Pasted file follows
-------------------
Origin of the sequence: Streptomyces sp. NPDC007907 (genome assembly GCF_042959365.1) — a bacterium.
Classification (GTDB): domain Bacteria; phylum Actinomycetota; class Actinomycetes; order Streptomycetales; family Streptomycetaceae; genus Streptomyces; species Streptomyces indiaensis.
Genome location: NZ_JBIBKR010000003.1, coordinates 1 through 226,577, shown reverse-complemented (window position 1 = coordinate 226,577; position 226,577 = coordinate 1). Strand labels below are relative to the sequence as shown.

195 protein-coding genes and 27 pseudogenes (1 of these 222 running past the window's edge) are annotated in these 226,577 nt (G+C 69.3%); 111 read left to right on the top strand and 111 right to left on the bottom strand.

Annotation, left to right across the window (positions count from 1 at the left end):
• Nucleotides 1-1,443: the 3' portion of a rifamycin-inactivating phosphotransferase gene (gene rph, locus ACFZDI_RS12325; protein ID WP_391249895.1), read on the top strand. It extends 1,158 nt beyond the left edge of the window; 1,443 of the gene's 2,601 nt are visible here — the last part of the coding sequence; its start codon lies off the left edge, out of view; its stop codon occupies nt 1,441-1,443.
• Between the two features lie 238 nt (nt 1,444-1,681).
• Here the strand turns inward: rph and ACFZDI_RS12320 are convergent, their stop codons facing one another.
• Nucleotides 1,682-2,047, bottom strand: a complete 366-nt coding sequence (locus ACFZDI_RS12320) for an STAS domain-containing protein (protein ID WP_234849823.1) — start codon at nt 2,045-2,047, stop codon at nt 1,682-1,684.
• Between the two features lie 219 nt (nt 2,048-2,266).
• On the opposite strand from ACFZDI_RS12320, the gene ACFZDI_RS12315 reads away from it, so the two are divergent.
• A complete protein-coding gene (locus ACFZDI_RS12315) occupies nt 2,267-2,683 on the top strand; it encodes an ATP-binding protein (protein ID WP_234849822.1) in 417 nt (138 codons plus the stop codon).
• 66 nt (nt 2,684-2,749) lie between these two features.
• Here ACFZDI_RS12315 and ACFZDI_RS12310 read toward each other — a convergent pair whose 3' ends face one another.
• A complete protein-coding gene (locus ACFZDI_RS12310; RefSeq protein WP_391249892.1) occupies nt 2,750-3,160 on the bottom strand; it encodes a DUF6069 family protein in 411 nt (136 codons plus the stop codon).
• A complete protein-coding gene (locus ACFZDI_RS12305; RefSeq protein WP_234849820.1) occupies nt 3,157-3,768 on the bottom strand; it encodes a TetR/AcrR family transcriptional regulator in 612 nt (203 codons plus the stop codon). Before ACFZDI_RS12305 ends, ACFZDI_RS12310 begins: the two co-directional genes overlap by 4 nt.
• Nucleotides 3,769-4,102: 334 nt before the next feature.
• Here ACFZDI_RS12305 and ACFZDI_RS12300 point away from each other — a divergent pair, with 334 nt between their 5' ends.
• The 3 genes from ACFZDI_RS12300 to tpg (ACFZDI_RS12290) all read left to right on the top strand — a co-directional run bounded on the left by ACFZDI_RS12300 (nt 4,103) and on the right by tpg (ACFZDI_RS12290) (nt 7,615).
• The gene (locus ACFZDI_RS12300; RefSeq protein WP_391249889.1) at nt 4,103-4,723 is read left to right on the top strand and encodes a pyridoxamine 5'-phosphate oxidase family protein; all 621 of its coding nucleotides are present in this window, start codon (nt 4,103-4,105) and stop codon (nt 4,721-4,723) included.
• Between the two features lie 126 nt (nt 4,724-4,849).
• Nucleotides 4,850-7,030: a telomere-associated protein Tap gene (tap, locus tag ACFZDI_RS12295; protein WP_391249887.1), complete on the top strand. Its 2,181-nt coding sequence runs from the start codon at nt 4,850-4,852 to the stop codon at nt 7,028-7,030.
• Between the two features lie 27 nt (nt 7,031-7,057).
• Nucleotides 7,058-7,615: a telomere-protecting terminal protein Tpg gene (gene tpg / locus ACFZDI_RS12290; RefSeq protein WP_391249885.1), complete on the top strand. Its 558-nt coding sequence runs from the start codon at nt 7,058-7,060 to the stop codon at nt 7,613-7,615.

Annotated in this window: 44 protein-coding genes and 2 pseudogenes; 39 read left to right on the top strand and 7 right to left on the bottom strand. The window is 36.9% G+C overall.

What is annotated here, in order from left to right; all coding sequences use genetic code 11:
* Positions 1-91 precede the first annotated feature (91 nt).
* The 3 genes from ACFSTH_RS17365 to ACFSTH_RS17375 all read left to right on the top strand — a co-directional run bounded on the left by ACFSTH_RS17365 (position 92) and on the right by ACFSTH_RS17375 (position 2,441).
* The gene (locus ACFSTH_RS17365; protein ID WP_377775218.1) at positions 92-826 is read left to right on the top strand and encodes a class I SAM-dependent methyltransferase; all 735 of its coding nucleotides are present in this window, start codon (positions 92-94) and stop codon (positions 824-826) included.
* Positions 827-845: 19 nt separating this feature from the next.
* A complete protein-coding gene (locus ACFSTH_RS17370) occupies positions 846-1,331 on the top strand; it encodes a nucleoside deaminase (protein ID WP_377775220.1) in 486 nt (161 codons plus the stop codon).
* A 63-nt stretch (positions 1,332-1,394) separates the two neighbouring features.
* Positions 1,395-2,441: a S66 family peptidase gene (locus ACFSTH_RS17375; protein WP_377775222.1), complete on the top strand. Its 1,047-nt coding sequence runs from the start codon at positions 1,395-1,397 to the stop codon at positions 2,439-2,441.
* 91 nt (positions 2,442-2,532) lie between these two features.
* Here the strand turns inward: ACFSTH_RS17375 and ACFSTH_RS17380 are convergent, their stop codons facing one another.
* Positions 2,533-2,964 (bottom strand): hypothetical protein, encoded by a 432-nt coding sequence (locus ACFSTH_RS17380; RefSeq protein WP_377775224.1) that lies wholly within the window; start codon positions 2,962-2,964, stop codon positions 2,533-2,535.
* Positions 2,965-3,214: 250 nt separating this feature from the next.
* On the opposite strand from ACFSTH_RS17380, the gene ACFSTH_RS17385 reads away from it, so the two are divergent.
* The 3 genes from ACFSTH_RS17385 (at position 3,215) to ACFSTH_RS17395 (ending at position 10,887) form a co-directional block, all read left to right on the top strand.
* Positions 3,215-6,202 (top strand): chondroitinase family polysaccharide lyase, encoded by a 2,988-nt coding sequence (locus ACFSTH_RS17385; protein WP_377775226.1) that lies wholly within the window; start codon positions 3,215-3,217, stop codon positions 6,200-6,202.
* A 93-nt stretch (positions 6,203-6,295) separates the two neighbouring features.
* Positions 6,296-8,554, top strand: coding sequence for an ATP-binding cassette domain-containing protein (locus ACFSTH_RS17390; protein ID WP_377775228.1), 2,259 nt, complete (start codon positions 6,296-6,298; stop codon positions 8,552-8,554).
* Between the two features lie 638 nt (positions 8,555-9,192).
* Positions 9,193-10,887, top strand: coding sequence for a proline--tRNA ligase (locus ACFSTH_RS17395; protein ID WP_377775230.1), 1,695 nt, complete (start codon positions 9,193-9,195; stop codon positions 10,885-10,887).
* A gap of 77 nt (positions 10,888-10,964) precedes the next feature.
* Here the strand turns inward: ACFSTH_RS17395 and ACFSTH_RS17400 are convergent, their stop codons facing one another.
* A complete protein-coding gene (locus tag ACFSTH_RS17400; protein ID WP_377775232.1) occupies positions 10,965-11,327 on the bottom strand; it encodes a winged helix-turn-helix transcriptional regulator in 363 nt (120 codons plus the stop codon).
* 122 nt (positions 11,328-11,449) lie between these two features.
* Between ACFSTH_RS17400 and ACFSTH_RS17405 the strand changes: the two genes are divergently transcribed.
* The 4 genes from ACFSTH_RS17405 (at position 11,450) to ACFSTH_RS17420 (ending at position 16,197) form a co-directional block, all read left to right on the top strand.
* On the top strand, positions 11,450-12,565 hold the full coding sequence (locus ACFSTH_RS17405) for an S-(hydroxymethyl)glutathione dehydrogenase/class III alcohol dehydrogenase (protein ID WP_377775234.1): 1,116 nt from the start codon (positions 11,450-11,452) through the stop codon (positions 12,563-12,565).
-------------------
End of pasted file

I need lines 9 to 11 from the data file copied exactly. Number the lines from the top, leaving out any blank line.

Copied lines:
• Nucleotides 1,682-2,047, bottom strand: a complete 366-nt coding sequence (locus ACFZDI_RS12320) for an STAS domain-containing protein (protein ID WP_234849823.1) — start codon at nt 2,045-2,047, stop codon at nt 1,682-1,684.
• Between the two features lie 219 nt (nt 2,048-2,266).
• On the opposite strand from ACFZDI_RS12320, the gene ACFZDI_RS12315 reads away from it, so the two are divergent.